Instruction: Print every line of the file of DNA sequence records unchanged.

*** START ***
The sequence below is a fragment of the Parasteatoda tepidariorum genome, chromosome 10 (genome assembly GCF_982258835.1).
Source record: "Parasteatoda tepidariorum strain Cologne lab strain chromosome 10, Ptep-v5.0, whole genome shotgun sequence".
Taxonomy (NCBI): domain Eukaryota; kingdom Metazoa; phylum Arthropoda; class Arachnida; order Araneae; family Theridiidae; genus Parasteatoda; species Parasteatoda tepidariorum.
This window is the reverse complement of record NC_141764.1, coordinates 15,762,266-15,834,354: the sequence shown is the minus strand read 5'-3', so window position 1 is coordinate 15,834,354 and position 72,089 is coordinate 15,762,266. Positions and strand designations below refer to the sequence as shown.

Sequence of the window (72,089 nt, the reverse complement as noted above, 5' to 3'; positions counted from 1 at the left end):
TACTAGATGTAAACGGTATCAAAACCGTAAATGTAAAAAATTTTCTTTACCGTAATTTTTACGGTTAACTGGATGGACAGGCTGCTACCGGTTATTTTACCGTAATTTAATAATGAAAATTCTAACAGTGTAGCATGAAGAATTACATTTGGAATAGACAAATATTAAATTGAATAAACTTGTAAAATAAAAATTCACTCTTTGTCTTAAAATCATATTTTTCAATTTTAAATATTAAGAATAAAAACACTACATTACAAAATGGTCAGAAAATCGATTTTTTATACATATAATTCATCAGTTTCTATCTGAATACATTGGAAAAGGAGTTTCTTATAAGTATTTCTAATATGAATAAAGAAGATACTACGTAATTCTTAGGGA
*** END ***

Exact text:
The sequence below is a fragment of the Parasteatoda tepidariorum genome, chromosome 10 (genome assembly GCF_982258835.1).
Source record: "Parasteatoda tepidariorum strain Cologne lab strain chromosome 10, Ptep-v5.0, whole genome shotgun sequence".
Taxonomy (NCBI): domain Eukaryota; kingdom Metazoa; phylum Arthropoda; class Arachnida; order Araneae; family Theridiidae; genus Parasteatoda; species Parasteatoda tepidariorum.
This window is the reverse complement of record NC_141764.1, coordinates 15,762,266-15,834,354: the sequence shown is the minus strand read 5'-3', so window position 1 is coordinate 15,834,354 and position 72,089 is coordinate 15,762,266. Positions and strand designations below refer to the sequence as shown.

Sequence of the window (72,089 nt, the reverse complement as noted above, 5' to 3'; positions counted from 1 at the left end):
TACTAGATGTAAACGGTATCAAAACCGTAAATGTAAAAAATTTTCTTTACCGTAATTTTTACGGTTAACTGGATGGACAGGCTGCTACCGGTTATTTTACCGTAATTTAATAATGAAAATTCTAACAGTGTAGCATGAAGAATTACATTTGGAATAGACAAATATTAAATTGAATAAACTTGTAAAATAAAAATTCACTCTTTGTCTTAAAATCATATTTTTCAATTTTAAATATTAAGAATAAAAACACTACATTACAAAATGGTCAGAAAATCGATTTTTTATACATATAATTCATCAGTTTCTATCTGAATACATTGGAAAAGGAGTTTCTTATAAGTATTTCTAATATGAATAAAGAAGATACTACGTAATTCTTAGGGA